A few months ago, we stopped off in a small town to bring pizza to my son’s camp visiting day.  We just stopped at a local kosher pizza restaurant and I stayed in the car, knowing that there wouldn’t be anything for me in a pizza place.  We would pick up a falafel for me later.  My husband came rushing back to the car waving the menu “They have a vegan pizza!  Should I get you one?”  My man, what do you think?!


Some of my non-vegan friends, completely disconnected from this growing world of veganism in their midst, still think I am somehow weird, fringe and lonely.  I hope this post has shed a little bit of light on what is happening here right under your noses.  Our country, our Israel, is a major player in this new world stage of veganism and animal rights.  If you have been unaware of it before today, now you know!

Maybe you think it is some passing fad?  I am not a fortune teller, so I can’t say.  But I do believe that when sane people learn what actually happens to these harmless, sentient beings before they reach the dinner plate, they have no other option than to stop participating in the cycle of hell and abuse.  There was a time when food was scarce and eating animals our only way to survive.  But that is not the case anymore.  We have PLENTY to eat and as opportunist omnivores, the human animal can thrive just as well on a plant-based diet (or even better, as recent research is showing!) as a meat-based one.  Not to mention the massive environmental devastation animal agriculture has wrought.  Soon, we will have no choice but to shut it down and try to reclaim our planet’s health or none of us will be able to survive here.

And honestly,  if half of these new vegans feel as great as I do living a vegan lifestyle, then we are certainly here to stay!


  1. It is really easy to be vegan here in Israel,especially in the Tel Aviv area.:)
    Have you been to the new vegan deli;Befood? I went there a few weeks ago,a really nice place:)

    Gmar hatima tova!

  2. Wow, I cannot believe I found this blog today. I have a vegan B&B in Boston, and today I got two reservations from Israelis, the first ones ever. One is your neighbor from Hod HaSharon. My son lives in Haifa, my daughter in Jerusalem. I have been so happy to see how veganism is exploding there, we are indeed a light unto the nations. Someday I look forward to making aliyah and helping to spread veganism in Eretz Yisroel.

    • Emily Segal says:

      I’d love the link to your vegan B & B Andrea. That’s so cool! And if you make aliyah and reopen it here, I will help you market it like mad!!

      • Sorry I submitted another post, I didn’t see this one! Oy. Definitely plan to make aliyah to be near 2 of our 3 kids someday. If only the middle son would agree to come, but he won’t. Chem, my B&B guest was fabulous, a Technion grad. I generally book through airbnb, which is a great service. But any vegan who wants to book can email me directly. I am aeisenberg (AT) outlook dot com. You can see my B&B on airbnb by searching in Dorchester (a section of Boston) for “Melville Park.” It’s a magnificent Victorian mansion that we’ve restored.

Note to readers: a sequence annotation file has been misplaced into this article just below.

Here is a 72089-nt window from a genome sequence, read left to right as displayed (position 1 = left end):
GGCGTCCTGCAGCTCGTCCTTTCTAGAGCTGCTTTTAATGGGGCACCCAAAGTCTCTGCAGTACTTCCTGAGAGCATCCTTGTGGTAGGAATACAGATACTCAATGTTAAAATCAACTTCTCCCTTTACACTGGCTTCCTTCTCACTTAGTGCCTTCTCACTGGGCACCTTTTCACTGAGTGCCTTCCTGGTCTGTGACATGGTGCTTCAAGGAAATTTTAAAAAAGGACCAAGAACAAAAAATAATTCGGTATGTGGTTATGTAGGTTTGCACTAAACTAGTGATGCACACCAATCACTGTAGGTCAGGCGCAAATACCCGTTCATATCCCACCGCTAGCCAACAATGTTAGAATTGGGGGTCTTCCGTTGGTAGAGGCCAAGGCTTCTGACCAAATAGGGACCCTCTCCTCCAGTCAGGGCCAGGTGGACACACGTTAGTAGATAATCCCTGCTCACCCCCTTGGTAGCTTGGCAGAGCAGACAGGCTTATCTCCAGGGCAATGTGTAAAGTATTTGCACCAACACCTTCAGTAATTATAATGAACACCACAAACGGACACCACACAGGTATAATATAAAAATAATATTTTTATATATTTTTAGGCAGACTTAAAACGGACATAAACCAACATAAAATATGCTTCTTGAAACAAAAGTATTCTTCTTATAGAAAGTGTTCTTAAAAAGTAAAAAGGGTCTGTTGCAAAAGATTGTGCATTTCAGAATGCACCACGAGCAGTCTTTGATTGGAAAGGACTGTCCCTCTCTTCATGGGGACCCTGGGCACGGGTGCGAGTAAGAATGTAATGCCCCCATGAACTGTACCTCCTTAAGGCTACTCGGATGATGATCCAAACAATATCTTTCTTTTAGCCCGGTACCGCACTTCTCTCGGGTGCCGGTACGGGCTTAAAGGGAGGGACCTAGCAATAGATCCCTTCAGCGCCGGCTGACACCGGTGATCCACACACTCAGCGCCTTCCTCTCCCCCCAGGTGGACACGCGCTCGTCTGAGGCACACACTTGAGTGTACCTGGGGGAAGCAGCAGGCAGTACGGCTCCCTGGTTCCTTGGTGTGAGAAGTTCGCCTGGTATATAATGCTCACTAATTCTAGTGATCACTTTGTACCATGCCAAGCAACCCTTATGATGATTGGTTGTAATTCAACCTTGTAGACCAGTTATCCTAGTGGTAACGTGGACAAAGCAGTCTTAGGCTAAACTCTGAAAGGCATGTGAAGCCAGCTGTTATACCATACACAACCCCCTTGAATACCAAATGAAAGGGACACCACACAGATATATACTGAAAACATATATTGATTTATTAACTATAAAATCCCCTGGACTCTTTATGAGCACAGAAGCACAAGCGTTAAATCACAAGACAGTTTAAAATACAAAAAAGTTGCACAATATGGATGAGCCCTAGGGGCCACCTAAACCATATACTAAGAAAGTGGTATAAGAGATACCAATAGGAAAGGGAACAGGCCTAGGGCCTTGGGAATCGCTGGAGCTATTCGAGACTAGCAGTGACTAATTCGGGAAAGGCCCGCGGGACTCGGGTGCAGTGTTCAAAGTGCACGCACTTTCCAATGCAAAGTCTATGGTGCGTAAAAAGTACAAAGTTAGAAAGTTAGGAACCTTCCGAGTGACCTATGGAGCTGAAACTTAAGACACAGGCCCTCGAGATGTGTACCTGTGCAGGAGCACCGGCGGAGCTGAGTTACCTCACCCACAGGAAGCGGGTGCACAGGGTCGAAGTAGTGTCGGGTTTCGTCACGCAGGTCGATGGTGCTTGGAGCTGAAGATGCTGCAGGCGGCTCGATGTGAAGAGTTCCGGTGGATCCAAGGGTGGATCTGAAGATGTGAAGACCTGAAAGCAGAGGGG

As I said, I’ll be in Israel April-May and really would like to get involved in some activism if possible. I’ve done some interesting work for animal rights here in Boston over the years.

  3. Hey Emily
    I didn’t know about the live animal imports – was shocked to read more about it here
    Thanks for the heads up.

    • Emily Segal says:

      Thanks for that link Mia. They talked about in last year’s Kolbotec expose of Adom Adom. You saw that right?

      • No – we’ve only been in Israel since Feb and my Hebrew is terrible! Pls tell me more.

        • Emily Segal says:

          Kobotek is a TV show that does undercover investigations and exposes of all sorts of things. They did one on Tnuva’s beef manufacturing subsidiary Adom Adom with hidden cameras that showed appalling abuse of the animals. It seemed like it was going to really make waves and change things but then people just went back to sleep. The episode is here on youtube but only in Hebrew. Maybe someone can translate for you?

  4. Shaaaalom Everyone!

    I’m working on getting my vegetarian TV show on PBS (Public Television) here in the U.S. We are ready to go, we’re just looking for sponsors/underwriters. Once we have them I’m planning to do a vegetarian episode in Israel so I hope you’ll keep in touch with me! The Israeli Consulate is also interested in our doing the program! Keep a good thought, and check out the website and drop me a line at @Pretty_Veggie on Twitter.

    D’ash and l’hit!

  5. Hi, I left a comment the other day, but I guess it got lost. What a great post. Jews are indeed a light unto nations, and it makes me proud how fast veganism is spreading there. You who live there should also be sure to list all the veg places you know about on Happy to help people eat veg when visiting.

    I’ll be in Israel for an entire month in the Spring visiting my son (with my first grandbaby, in Haifa) and daughter in Jerusalem. I hope to be able to meet other vegans and maybe help with some activism too. One day, my husband and I will make Aliyah as well.

    Hag Someach!

    • Emily Segal says:

      I think there is a lot already on Happy Cow but new things are popping up daily. Send me a FB friend request to my personal FB and I will forward any activism stuff I get.

  6. Janet Winikoff says:

    Thanks for this great post. Also – I noticed your shirt. I just looked this up and realized it was the first time I’d heard about this movement. Really great, positive information!

  7. Wow! It’s so nice to see vegan diet getting popular…

    Vegan diet is getting popular in larger cities across India. Thanks to youtube the cruel conditions of cows are seen and people no longer feel like consuming milk and milk products…

    Blog : global vegan fare